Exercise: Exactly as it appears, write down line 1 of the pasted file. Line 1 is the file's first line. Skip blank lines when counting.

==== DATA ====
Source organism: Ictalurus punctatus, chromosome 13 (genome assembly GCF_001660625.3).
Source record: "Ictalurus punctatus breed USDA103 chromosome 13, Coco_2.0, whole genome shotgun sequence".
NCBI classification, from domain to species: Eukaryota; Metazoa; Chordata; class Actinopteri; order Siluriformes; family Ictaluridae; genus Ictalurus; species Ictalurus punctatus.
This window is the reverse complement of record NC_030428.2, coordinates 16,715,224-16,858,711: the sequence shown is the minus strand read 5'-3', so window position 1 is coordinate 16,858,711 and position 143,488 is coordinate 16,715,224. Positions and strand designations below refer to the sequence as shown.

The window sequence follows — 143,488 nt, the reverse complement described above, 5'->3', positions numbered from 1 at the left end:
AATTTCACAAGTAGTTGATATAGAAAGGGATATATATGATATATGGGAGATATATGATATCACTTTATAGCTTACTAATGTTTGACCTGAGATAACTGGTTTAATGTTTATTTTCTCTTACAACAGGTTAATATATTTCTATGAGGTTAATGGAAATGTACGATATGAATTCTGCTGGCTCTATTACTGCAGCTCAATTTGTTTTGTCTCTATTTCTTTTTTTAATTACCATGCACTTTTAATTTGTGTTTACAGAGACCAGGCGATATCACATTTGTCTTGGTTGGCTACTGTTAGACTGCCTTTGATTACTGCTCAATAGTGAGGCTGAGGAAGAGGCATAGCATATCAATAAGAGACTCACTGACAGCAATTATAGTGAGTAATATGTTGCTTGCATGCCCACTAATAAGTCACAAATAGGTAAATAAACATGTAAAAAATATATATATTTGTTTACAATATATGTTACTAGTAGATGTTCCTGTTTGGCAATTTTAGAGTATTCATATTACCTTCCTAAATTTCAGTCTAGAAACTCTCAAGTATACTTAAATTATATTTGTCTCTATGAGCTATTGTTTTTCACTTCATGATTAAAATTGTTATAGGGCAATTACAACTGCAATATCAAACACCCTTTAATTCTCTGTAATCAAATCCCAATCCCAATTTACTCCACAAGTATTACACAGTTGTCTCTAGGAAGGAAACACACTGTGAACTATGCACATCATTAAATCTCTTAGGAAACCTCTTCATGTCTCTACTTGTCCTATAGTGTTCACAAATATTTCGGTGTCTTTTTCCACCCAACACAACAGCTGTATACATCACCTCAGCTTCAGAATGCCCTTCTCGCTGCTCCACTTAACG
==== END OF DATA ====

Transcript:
Source organism: Ictalurus punctatus, chromosome 13 (genome assembly GCF_001660625.3).